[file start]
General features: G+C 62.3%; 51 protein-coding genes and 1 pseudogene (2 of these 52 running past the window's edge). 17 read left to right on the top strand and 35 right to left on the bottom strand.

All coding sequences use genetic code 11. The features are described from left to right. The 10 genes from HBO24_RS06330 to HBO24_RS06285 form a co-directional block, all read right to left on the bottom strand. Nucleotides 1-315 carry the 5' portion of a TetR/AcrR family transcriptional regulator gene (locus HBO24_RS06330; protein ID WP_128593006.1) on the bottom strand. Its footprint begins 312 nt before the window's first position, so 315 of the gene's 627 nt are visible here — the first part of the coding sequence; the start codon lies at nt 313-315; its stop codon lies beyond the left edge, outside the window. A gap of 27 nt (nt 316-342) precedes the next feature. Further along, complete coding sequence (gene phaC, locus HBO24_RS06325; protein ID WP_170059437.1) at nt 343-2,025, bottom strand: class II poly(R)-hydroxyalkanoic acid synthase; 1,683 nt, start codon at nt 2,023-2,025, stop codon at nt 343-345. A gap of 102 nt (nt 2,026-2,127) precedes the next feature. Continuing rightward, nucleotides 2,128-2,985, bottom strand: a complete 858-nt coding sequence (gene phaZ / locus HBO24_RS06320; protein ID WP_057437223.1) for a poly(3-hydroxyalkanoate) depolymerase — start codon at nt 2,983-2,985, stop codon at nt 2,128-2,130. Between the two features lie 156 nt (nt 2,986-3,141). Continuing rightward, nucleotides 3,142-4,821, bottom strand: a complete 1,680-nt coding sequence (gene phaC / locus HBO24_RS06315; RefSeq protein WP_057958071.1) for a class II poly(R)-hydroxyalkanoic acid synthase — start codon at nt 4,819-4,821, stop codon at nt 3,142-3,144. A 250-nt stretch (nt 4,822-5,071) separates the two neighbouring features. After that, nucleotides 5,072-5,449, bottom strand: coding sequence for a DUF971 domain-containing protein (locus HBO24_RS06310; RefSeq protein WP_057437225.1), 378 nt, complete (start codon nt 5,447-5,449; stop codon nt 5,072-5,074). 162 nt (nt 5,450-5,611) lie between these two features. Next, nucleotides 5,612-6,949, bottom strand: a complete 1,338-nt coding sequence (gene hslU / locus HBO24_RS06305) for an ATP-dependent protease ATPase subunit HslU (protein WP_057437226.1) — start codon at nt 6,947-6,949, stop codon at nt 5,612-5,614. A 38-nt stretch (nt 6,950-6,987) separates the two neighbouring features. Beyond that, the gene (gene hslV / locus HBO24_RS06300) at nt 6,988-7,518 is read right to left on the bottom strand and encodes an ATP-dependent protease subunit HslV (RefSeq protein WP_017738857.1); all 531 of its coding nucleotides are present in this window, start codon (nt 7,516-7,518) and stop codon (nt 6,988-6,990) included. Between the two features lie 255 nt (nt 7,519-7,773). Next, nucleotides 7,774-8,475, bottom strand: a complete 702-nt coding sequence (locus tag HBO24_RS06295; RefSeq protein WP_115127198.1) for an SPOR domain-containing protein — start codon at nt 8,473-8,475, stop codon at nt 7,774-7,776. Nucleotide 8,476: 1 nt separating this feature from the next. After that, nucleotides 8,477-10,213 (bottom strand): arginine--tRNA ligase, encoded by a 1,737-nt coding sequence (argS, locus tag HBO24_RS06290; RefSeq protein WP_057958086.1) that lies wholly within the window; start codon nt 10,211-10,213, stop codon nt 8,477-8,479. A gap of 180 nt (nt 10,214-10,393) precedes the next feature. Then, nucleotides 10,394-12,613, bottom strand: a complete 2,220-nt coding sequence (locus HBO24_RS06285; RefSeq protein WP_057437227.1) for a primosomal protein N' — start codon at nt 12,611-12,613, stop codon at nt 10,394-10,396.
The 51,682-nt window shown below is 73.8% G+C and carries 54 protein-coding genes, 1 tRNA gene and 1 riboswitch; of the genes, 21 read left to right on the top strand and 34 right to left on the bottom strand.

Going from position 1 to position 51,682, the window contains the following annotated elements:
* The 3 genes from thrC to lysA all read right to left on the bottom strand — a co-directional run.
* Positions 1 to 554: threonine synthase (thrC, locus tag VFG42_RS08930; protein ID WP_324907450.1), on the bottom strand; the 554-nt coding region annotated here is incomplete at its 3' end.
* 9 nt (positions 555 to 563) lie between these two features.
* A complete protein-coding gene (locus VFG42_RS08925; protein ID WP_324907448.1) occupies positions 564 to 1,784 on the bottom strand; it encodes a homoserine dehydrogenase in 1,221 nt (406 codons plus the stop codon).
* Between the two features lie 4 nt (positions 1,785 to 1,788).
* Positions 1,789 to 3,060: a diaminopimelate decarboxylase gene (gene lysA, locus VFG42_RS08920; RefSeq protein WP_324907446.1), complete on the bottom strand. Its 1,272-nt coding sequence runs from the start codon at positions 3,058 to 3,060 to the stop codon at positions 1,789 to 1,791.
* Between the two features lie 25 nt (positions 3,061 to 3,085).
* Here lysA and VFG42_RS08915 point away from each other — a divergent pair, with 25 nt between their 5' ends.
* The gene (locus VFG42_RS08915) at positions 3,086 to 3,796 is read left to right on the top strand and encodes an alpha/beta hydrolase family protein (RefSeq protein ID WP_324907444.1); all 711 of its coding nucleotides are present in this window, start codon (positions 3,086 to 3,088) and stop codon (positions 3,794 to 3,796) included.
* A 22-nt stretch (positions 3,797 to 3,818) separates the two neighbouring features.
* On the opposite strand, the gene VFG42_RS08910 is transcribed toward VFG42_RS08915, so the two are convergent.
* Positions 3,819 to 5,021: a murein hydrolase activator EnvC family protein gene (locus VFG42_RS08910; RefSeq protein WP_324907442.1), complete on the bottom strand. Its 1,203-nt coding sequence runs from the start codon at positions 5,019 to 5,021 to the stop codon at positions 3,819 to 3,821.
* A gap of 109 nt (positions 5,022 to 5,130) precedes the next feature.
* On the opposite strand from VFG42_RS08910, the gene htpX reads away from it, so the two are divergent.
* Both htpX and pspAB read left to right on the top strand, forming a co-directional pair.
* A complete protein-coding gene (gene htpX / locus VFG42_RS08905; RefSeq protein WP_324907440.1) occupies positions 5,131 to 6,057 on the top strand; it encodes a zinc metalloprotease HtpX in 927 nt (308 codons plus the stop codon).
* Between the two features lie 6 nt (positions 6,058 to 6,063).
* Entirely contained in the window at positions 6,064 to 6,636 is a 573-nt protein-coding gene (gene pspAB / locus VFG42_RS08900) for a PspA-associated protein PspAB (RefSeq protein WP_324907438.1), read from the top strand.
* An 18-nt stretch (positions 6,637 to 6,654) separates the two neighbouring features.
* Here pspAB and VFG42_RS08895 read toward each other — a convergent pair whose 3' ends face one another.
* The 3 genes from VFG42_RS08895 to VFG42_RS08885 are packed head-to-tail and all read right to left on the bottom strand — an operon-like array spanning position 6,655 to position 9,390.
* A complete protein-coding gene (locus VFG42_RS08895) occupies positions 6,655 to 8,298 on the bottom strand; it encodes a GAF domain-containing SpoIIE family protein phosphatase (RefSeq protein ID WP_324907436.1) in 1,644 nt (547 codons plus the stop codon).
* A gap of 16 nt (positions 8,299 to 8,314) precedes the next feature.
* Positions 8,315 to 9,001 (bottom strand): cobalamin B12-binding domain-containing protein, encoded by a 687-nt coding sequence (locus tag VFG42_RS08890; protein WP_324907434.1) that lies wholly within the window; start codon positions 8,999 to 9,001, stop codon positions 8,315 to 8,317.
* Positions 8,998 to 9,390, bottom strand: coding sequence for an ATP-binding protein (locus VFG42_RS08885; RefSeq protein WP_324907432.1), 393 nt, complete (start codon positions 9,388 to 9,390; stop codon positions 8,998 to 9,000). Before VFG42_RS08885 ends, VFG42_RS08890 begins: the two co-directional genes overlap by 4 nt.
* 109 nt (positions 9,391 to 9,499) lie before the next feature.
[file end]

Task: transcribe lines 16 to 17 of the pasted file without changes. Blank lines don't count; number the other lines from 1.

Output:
* Positions 3,819 to 5,021: a murein hydrolase activator EnvC family protein gene (locus VFG42_RS08910; RefSeq protein WP_324907442.1), complete on the bottom strand. Its 1,203-nt coding sequence runs from the start codon at positions 5,019 to 5,021 to the stop codon at positions 3,819 to 3,821.
* A gap of 109 nt (positions 5,022 to 5,130) precedes the next feature.